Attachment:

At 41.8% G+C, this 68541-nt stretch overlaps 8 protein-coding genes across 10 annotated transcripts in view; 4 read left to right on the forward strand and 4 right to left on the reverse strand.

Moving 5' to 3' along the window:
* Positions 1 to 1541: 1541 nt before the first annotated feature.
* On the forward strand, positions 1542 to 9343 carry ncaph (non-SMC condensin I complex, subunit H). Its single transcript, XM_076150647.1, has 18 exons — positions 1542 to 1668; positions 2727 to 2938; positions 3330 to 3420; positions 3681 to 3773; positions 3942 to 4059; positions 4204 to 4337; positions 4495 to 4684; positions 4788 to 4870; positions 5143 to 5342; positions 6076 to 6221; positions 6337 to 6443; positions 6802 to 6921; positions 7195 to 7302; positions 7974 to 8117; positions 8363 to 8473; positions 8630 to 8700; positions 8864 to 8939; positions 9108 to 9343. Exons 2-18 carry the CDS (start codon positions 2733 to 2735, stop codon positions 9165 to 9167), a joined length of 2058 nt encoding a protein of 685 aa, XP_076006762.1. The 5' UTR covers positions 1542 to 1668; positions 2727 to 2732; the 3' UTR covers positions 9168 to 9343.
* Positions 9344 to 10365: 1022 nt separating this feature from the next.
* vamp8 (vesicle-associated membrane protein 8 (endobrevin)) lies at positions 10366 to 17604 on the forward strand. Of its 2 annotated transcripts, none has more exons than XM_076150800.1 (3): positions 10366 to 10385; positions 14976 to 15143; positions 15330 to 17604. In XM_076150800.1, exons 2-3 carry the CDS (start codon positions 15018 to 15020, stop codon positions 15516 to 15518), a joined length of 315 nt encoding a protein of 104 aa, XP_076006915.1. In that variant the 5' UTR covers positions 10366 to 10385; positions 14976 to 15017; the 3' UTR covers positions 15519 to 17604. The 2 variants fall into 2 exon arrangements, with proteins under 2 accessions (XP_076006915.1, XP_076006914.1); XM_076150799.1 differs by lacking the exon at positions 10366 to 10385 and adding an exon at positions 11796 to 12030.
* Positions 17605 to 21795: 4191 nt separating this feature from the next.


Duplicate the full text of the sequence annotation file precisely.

At 41.8% G+C, this 68541-nt stretch overlaps 8 protein-coding genes across 10 annotated transcripts in view; 4 read left to right on the forward strand and 4 right to left on the reverse strand.

Moving 5' to 3' along the window:
* Positions 1 to 1541: 1541 nt before the first annotated feature.
* On the forward strand, positions 1542 to 9343 carry ncaph (non-SMC condensin I complex, subunit H). Its single transcript, XM_076150647.1, has 18 exons — positions 1542 to 1668; positions 2727 to 2938; positions 3330 to 3420; positions 3681 to 3773; positions 3942 to 4059; positions 4204 to 4337; positions 4495 to 4684; positions 4788 to 4870; positions 5143 to 5342; positions 6076 to 6221; positions 6337 to 6443; positions 6802 to 6921; positions 7195 to 7302; positions 7974 to 8117; positions 8363 to 8473; positions 8630 to 8700; positions 8864 to 8939; positions 9108 to 9343. Exons 2-18 carry the CDS (start codon positions 2733 to 2735, stop codon positions 9165 to 9167), a joined length of 2058 nt encoding a protein of 685 aa, XP_076006762.1. The 5' UTR covers positions 1542 to 1668; positions 2727 to 2732; the 3' UTR covers positions 9168 to 9343.
* Positions 9344 to 10365: 1022 nt separating this feature from the next.
* vamp8 (vesicle-associated membrane protein 8 (endobrevin)) lies at positions 10366 to 17604 on the forward strand. Of its 2 annotated transcripts, none has more exons than XM_076150800.1 (3): positions 10366 to 10385; positions 14976 to 15143; positions 15330 to 17604. In XM_076150800.1, exons 2-3 carry the CDS (start codon positions 15018 to 15020, stop codon positions 15516 to 15518), a joined length of 315 nt encoding a protein of 104 aa, XP_076006915.1. In that variant the 5' UTR covers positions 10366 to 10385; positions 14976 to 15017; the 3' UTR covers positions 15519 to 17604. The 2 variants fall into 2 exon arrangements, with proteins under 2 accessions (XP_076006915.1, XP_076006914.1); XM_076150799.1 differs by lacking the exon at positions 10366 to 10385 and adding an exon at positions 11796 to 12030.
* Positions 17605 to 21795: 4191 nt separating this feature from the next.